LAS VEGAS — A legal opinion from the U.S. Department of Justice made public Monday could threaten the viability of online gambling that crosses state lines such as poker.
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The 23-page opinion interprets the federal Wire Act, which prohibits interstate wagering, to apply to any form of gambling that crosses state lines, not just sports betting. The opinion marks a reversal for the department, which under the Obama administration in 2011 said online gambling within states that does not involve sporting events would not violate the federal law.
The 2011 opinion opened the door for cash-strapped states and their lotteries to bring online gambling to their residents, as long as it did not involve interstate sports betting.
Nevada, New Jersey and Delaware legalized online gambling after that opinion was issued, and the three states have agreements allowing poker players to compete online across the states. Pennsylvania became the fourth state to legalize online casino gambling in 2017.
Since it began in Nov. 2013, internet gambling has been the brightest spot for casinos in Atlantic City, New Jersey, often making the difference between an up month and a down one for the nine casinos. Figures released earlier Monday show internet gambling revenue increased by 21.6 percent in 2018 in New Jersey, to nearly $300 million.
Now, the Justice Department says the previous opinion misinterpreted the statute.
“Based upon the plain language of the statute, however, we reach a different result,” attorneys for the department wrote in the opinion dated Nov. 2. “While the Wire Act is not a model of artful drafting, we conclude that the words of the statute are sufficiently clear and that all but one of its prohibitions sweep beyond sports gambling.”
The Wire Act was enacted in 1961 to target the mob and its gambling activities.
Casino operator Caesars Entertainment, which offers online gambling in Nevada and New Jersey, declined to comment Monday.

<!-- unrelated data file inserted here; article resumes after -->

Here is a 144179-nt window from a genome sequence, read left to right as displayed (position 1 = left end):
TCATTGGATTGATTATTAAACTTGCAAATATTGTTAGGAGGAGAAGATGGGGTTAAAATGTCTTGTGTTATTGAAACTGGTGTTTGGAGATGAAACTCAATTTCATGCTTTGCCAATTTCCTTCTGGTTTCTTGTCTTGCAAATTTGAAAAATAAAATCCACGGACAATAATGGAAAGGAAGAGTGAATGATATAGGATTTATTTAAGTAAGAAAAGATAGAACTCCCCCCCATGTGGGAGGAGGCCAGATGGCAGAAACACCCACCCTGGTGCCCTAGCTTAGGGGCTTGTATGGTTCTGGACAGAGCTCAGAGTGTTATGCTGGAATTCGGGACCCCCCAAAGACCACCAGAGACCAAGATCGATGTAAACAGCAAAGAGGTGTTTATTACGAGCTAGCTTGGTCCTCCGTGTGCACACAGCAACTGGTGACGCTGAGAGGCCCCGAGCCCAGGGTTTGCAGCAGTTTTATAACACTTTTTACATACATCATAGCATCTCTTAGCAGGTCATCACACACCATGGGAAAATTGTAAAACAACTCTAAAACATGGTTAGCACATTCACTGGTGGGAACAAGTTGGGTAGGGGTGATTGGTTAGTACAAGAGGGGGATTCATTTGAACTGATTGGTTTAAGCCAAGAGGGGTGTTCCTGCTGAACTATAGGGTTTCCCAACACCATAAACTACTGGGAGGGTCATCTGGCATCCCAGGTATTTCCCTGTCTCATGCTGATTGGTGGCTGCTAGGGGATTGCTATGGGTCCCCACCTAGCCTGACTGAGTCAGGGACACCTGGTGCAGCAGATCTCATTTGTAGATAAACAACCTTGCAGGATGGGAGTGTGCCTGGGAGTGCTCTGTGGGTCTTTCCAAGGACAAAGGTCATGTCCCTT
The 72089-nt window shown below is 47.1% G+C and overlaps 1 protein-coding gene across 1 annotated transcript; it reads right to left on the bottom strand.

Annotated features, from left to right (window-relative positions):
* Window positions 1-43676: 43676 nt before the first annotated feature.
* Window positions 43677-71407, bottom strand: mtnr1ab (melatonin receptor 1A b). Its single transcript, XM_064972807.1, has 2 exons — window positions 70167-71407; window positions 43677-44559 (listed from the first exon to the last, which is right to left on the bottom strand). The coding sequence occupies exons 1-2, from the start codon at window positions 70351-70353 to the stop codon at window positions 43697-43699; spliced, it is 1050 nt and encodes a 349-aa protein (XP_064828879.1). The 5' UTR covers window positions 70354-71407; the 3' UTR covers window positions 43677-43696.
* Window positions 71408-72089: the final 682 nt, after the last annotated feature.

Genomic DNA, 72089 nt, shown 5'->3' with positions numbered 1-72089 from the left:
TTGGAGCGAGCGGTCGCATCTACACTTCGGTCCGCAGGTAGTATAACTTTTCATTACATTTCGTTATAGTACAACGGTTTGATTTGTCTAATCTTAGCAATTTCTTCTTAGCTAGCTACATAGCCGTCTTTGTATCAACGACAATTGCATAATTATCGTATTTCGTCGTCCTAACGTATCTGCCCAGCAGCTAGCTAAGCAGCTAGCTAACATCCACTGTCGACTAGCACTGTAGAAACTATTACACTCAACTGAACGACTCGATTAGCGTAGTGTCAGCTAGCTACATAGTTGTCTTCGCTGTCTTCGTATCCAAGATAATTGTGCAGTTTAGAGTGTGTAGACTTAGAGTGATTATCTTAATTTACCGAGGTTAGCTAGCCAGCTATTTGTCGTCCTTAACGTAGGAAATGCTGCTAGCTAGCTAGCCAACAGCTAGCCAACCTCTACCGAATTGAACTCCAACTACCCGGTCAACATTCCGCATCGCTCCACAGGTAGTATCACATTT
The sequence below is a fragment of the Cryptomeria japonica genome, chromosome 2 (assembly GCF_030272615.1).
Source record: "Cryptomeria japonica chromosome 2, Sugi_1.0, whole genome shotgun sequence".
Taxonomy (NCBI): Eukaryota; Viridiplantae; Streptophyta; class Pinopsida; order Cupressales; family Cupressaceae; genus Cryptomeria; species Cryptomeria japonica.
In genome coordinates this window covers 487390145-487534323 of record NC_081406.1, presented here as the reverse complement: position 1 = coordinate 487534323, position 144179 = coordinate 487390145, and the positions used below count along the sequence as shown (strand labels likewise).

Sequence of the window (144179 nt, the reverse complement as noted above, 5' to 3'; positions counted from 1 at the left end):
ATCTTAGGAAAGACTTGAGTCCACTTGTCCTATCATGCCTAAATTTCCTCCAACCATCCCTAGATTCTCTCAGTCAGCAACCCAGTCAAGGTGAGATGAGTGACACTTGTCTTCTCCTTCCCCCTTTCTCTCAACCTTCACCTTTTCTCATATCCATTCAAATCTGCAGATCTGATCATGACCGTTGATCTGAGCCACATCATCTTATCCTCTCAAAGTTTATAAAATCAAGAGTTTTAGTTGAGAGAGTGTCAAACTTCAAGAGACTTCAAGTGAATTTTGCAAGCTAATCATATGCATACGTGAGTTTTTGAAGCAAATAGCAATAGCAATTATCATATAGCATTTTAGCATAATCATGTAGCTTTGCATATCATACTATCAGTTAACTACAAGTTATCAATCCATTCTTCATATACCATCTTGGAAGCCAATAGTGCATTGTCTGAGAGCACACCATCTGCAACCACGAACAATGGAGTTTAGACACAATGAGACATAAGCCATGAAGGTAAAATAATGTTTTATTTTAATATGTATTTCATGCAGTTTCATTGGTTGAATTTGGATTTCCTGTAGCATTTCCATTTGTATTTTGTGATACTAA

The American Gaming Association, the largest lobbying group of the U.S. casino industry, said it is reviewing the opinion and its implications on the industry, consumers and “the eight states that currently offer legal, regulated sports gaming.”
Experts on Monday said the sports betting industry will remain unaffected because the Wire Act already applied to that form of gambling under the previous interpretation.
Jennifer Roberts, associate director of the International Center for Gaming Regulation at the University of Nevada, Las Vegas, said the impact of the opinion rests on how strictly the Justice Department is going to enforce the new interpretation of the statute.
“Some could go really far and say even if you send a text message to a casino customer in another state and you are saying ‘Come play blackjack this weekend here’s a deal,’ arguably you can say that is information that assists in the placement of a wager,” she said. “I doubt it will go that far, but we will once again be subject to the interpretation.”
The new legal opinion will likely be challenged in court, an issue acknowledged by the department attorneys in their document.
Daniel Wallach, co-founding director of the University of New Hampshire School of Law Sports Wagering and Integrity Program, said the opinion could have “an immediate chilling effect” on the ability of states to conduct lotteries online.
“I think the most obviously impacted stakeholders are the lotteries that do internet sales, and that group is the most likely stakeholder to challenge this opinion in court.”
Advocacy group Coalition to Stop Internet Gambling and former U.S. Sen. Blanche Lincoln of Arkansas in a statement cheered the new opinion, characterizing the previous one as “problematic legally as it was morally” and calling the new one a “win for parents, children and other vulnerable populations.”
The group has been backed by Sheldon Adelson, chairman of casino operator Las Vegas Sands Corp., a GOP megadonor supporter of President Donald Trump and a staunch opponent of internet gambling.
“This has been years in the making,” Wallach said. “A number of influential Republican lawmakers, backed by Sheldon Adelson through political campaign contributions, have wanted to see the Wire Act restored to its original intent. The problem is the original intent of the Wire Act only applies to sports betting, and I think this muddies the water.”
Associated Press writer Wayne Parry in Atlantic City, New Jersey, contributed to this report.